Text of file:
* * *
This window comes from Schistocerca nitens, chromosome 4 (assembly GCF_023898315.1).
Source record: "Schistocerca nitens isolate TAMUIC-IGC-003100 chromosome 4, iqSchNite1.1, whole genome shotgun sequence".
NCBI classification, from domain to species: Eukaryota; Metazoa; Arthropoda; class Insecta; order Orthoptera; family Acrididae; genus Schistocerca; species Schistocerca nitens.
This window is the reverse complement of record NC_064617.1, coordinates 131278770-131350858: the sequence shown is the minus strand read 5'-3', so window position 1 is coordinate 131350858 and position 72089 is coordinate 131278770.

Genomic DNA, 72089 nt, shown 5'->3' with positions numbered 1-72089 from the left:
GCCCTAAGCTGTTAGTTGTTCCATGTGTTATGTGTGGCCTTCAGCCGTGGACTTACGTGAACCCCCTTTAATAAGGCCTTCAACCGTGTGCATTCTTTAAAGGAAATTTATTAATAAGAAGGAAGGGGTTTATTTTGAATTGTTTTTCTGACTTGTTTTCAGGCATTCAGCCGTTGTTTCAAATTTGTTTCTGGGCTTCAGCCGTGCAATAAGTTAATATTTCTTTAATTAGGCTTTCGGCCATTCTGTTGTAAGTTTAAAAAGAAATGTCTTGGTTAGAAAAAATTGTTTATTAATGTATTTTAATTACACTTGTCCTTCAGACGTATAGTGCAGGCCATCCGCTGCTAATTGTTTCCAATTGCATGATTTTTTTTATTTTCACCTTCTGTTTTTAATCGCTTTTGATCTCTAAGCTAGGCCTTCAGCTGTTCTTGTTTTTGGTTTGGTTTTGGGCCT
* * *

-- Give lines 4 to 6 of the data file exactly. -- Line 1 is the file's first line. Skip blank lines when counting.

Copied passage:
This window is the reverse complement of record NC_064617.1, coordinates 131278770-131350858: the sequence shown is the minus strand read 5'-3', so window position 1 is coordinate 131350858 and position 72089 is coordinate 131278770.

Genomic DNA, 72089 nt, shown 5'->3' with positions numbered 1-72089 from the left:
GCCCTAAGCTGTTAGTTGTTCCATGTGTTATGTGTGGCCTTCAGCCGTGGACTTACGTGAACCCCCTTTAATAAGGCCTTCAACCGTGTGCATTCTTTAAAGGAAATTTATTAATAAGAAGGAAGGGGTTTATTTTGAATTGTTTTTCTGACTTGTTTTCAGGCATTCAGCCGTTGTTTCAAATTTGTTTCTGGGCTTCAGCCGTGCAATAAGTTAATATTTCTTTAATTAGGCTTTCGGCCATTCTGTTGTAAGTTTAAAAAGAAATGTCTTGGTTAGAAAAAATTGTTTATTAATGTATTTTAATTACACTTGTCCTTCAGACGTATAGTGCAGGCCATCCGCTGCTAATTGTTTCCAATTGCATGATTTTTTTTATTTTCACCTTCTGTTTTTAATCGCTTTTGATCTCTAAGCTAGGCCTTCAGCTGTTCTTGTTTTTGGTTTGGTTTTGGGCCT